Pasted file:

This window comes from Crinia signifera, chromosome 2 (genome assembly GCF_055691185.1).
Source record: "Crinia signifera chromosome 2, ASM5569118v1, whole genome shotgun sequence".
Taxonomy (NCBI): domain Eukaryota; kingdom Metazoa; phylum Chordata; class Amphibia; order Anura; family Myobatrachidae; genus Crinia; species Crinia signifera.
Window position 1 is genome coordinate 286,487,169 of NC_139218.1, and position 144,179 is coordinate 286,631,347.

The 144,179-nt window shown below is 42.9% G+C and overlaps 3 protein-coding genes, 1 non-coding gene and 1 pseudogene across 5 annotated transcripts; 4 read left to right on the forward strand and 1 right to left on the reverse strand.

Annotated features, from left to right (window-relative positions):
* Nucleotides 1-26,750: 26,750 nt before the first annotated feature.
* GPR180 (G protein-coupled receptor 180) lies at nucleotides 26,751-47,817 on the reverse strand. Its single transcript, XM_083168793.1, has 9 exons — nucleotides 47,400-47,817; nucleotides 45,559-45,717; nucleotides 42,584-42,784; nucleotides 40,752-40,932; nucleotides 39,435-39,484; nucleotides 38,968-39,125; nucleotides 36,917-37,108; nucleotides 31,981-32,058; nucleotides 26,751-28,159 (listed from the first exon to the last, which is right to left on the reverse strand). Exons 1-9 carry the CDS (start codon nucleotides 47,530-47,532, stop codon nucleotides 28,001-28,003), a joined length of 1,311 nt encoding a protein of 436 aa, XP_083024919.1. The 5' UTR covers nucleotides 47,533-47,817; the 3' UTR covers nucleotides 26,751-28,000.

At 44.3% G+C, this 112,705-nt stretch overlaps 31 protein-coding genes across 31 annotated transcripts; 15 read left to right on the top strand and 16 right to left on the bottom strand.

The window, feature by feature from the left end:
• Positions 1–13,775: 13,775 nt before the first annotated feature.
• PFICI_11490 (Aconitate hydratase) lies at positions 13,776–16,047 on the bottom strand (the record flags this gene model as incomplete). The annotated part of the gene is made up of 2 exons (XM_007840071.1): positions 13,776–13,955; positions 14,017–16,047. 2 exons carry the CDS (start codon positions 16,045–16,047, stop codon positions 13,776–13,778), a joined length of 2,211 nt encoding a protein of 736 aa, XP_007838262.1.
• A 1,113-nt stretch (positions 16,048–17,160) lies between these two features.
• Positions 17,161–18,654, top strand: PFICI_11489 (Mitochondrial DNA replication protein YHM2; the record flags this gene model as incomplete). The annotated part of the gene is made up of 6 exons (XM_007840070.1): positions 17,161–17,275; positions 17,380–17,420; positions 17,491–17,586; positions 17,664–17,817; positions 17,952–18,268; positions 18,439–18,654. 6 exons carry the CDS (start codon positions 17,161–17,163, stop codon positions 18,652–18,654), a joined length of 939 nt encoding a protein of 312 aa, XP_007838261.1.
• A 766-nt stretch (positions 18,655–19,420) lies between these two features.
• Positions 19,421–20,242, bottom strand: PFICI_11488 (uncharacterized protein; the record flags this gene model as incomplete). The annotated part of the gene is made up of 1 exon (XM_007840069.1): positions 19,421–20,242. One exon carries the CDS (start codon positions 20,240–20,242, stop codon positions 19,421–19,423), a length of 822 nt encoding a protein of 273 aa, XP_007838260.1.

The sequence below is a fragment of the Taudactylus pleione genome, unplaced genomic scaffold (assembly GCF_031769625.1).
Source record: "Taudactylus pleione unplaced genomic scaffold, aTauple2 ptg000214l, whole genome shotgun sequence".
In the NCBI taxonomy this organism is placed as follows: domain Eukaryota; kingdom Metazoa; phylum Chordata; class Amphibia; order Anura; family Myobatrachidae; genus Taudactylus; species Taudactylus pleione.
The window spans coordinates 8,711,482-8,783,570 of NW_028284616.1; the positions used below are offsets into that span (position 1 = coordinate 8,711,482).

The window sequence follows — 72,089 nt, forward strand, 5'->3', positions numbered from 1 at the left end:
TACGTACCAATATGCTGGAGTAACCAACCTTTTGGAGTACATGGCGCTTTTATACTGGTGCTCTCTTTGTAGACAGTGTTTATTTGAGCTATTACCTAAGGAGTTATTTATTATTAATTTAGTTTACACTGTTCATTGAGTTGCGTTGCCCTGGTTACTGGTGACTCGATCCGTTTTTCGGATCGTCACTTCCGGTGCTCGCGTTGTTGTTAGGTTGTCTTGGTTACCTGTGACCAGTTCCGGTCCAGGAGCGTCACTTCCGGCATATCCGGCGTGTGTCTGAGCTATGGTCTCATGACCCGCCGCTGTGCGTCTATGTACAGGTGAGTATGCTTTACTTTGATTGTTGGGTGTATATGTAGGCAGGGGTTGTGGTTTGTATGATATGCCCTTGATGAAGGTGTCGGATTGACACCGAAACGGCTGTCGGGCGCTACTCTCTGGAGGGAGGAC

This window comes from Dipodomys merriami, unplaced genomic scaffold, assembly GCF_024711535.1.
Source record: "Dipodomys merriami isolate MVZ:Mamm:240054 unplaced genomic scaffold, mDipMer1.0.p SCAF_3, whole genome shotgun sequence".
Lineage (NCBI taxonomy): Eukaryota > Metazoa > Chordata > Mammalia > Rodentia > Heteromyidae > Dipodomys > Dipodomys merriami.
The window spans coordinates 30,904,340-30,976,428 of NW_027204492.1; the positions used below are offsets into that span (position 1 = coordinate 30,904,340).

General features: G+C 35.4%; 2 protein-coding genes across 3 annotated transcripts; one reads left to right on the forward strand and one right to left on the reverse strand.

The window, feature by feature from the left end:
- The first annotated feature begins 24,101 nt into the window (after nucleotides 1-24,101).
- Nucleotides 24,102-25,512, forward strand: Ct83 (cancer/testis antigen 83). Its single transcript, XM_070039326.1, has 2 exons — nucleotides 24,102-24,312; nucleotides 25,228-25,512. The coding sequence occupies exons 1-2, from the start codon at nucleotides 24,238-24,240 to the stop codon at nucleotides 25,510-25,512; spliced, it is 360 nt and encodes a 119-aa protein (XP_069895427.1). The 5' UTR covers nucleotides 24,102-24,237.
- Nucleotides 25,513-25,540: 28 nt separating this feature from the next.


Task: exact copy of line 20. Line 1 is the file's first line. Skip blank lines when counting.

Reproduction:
The window spans coordinates 8,711,482-8,783,570 of NW_028284616.1; the positions used below are offsets into that span (position 1 = coordinate 8,711,482).